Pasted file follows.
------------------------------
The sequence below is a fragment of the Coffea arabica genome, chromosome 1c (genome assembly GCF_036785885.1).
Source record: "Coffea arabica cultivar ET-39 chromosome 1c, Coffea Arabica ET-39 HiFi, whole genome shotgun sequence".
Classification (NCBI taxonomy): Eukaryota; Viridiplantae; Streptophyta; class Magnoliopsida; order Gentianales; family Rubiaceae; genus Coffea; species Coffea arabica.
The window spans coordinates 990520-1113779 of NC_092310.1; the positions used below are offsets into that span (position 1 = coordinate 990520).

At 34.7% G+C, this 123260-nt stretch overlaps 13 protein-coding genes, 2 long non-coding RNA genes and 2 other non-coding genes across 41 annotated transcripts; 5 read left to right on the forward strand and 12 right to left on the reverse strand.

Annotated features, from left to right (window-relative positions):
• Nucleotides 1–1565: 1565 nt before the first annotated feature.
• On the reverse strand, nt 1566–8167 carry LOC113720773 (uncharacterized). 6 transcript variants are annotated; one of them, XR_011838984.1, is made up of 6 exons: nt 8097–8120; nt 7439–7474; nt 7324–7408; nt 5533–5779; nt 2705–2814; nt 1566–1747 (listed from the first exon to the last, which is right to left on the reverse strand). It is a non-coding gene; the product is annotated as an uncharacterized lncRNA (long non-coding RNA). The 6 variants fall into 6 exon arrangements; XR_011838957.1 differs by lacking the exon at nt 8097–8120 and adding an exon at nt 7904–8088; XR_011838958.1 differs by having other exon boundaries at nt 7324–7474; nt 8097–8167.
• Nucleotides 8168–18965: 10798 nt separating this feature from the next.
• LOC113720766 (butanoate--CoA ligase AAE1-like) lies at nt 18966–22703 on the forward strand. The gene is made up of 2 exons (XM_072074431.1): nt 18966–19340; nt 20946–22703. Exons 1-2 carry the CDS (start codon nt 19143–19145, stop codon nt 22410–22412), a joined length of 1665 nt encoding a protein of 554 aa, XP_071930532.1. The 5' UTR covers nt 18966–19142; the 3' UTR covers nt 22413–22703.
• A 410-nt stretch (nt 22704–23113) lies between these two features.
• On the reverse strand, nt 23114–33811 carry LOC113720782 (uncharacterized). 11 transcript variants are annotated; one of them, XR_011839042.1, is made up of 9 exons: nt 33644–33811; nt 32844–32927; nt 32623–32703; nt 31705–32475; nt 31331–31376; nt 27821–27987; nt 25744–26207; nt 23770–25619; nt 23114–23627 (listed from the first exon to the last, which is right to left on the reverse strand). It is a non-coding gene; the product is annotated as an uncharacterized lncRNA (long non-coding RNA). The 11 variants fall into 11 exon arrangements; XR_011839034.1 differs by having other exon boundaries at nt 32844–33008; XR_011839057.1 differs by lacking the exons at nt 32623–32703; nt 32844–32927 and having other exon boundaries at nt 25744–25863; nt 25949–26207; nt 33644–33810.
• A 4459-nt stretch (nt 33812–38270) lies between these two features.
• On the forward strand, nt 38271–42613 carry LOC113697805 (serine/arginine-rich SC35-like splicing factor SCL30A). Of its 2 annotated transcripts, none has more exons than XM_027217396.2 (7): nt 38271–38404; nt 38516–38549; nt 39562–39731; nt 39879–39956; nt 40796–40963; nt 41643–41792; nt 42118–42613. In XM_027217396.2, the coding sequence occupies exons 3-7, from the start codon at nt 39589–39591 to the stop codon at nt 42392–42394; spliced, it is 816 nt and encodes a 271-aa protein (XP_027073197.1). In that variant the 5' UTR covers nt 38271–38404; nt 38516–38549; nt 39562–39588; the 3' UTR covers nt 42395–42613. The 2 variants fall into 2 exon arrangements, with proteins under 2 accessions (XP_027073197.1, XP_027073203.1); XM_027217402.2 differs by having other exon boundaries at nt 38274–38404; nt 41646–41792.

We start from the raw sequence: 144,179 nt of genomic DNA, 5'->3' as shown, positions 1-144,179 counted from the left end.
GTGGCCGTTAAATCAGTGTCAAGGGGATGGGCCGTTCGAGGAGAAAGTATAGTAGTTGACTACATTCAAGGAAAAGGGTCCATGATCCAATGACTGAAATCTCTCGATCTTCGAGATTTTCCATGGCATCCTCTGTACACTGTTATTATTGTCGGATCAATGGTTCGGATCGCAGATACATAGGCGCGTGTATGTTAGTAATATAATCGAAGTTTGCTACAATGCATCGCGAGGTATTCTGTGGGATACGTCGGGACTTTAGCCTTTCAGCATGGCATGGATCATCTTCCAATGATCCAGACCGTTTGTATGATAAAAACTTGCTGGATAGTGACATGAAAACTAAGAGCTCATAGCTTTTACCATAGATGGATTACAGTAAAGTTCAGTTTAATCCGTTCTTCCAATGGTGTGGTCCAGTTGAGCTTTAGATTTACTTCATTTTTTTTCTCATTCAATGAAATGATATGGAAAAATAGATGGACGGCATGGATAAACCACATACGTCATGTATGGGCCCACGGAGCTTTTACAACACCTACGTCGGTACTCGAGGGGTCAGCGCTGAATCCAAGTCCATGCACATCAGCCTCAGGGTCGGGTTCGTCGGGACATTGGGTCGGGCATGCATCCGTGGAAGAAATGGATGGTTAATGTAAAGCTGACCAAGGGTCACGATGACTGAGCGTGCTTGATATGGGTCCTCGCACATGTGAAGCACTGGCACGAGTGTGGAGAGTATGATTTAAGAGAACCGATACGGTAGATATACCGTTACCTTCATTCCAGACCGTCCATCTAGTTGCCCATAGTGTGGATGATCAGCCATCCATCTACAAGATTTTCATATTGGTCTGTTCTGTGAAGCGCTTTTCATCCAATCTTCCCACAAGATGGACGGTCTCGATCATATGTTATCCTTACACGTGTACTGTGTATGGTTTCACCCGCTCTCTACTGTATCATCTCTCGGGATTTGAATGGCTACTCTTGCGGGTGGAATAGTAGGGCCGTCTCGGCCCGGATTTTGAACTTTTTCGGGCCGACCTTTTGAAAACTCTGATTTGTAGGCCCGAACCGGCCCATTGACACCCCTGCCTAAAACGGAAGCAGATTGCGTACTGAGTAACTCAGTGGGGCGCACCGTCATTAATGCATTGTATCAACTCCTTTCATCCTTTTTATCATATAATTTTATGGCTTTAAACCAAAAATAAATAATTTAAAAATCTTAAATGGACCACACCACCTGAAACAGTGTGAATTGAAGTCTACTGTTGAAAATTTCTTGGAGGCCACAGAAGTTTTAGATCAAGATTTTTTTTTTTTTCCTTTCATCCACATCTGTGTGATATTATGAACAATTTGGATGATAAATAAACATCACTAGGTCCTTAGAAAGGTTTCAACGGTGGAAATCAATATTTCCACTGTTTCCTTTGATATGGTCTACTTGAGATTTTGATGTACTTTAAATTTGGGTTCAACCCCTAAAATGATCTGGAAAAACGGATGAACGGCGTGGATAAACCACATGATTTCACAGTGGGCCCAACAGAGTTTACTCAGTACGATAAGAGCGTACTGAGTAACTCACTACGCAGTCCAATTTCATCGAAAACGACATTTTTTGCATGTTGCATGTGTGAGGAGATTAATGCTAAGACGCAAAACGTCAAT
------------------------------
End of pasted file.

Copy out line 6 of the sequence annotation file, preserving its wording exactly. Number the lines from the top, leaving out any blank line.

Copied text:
Annotated features, from left to right (window-relative positions):